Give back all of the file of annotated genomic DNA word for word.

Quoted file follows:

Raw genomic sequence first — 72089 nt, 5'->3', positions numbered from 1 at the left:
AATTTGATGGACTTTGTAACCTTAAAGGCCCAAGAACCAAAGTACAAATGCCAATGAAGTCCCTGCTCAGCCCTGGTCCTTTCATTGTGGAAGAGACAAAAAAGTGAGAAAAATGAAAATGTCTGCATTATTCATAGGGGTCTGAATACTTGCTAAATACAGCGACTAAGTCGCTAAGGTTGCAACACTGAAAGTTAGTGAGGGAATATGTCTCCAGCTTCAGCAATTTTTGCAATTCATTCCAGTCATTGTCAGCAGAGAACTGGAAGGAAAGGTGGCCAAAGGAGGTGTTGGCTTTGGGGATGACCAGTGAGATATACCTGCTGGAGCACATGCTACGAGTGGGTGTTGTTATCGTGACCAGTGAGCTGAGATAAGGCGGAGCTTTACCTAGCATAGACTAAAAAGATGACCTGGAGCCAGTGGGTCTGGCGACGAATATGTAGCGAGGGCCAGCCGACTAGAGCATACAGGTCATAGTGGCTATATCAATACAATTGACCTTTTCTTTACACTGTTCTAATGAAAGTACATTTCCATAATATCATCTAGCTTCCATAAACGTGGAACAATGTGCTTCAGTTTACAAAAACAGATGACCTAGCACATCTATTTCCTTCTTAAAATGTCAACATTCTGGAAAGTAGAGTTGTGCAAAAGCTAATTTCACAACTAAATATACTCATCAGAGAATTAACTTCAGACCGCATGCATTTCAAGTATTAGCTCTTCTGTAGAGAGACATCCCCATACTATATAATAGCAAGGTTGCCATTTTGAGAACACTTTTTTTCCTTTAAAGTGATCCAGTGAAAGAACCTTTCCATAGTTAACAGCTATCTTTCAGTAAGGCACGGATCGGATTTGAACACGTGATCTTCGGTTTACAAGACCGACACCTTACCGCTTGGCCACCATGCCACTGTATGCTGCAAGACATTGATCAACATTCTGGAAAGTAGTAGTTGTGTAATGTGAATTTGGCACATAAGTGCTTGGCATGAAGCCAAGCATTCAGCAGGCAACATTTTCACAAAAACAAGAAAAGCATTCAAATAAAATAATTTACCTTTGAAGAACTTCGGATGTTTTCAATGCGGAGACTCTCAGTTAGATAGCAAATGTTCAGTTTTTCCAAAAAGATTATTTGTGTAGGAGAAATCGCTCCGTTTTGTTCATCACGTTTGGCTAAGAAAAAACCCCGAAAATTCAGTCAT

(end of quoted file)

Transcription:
Raw genomic sequence first — 72089 nt, 5'->3', positions numbered from 1 at the left:
AATTTGATGGACTTTGTAACCTTAAAGGCCCAAGAACCAAAGTACAAATGCCAATGAAGTCCCTGCTCAGCCCTGGTCCTTTCATTGTGGAAGAGACAAAAAAGTGAGAAAAATGAAAATGTCTGCATTATTCATAGGGGTCTGAATACTTGCTAAATACAGCGACTAAGTCGCTAAGGTTGCAACACTGAAAGTTAGTGAGGGAATATGTCTCCAGCTTCAGCAATTTTTGCAATTCATTCCAGTCATTGTCAGCAGAGAACTGGAAGGAAAGGTGGCCAAAGGAGGTGTTGGCTTTGGGGATGACCAGTGAGATATACCTGCTGGAGCACATGCTACGAGTGGGTGTTGTTATCGTGACCAGTGAGCTGAGATAAGGCGGAGCTTTACCTAGCATAGACTAAAAAGATGACCTGGAGCCAGTGGGTCTGGCGACGAATATGTAGCGAGGGCCAGCCGACTAGAGCATACAGGTCATAGTGGCTATATCAATACAATTGACCTTTTCTTTACACTGTTCTAATGAAAGTACATTTCCATAATATCATCTAGCTTCCATAAACGTGGAACAATGTGCTTCAGTTTACAAAAACAGATGACCTAGCACATCTATTTCCTTCTTAAAATGTCAACATTCTGGAAAGTAGAGTTGTGCAAAAGCTAATTTCACAACTAAATATACTCATCAGAGAATTAACTTCAGACCGCATGCATTTCAAGTATTAGCTCTTCTGTAGAGAGACATCCCCATACTATATAATAGCAAGGTTGCCATTTTGAGAACACTTTTTTTCCTTTAAAGTGATCCAGTGAAAGAACCTTTCCATAGTTAACAGCTATCTTTCAGTAAGGCACGGATCGGATTTGAACACGTGATCTTCGGTTTACAAGACCGACACCTTACCGCTTGGCCACCATGCCACTGTATGCTGCAAGACATTGATCAACATTCTGGAAAGTAGTAGTTGTGTAATGTGAATTTGGCACATAAGTGCTTGGCATGAAGCCAAGCATTCAGCAGGCAACATTTTCACAAAAACAAGAAAAGCATTCAAATAAAATAATTTACCTTTGAAGAACTTCGGATGTTTTCAATGCGGAGACTCTCAGTTAGATAGCAAATGTTCAGTTTTTCCAAAAAGATTATTTGTGTAGGAGAAATCGCTCCGTTTTGTTCATCACGTTTGGCTAAGAAAAAACCCCGAAAATTCAGTCAT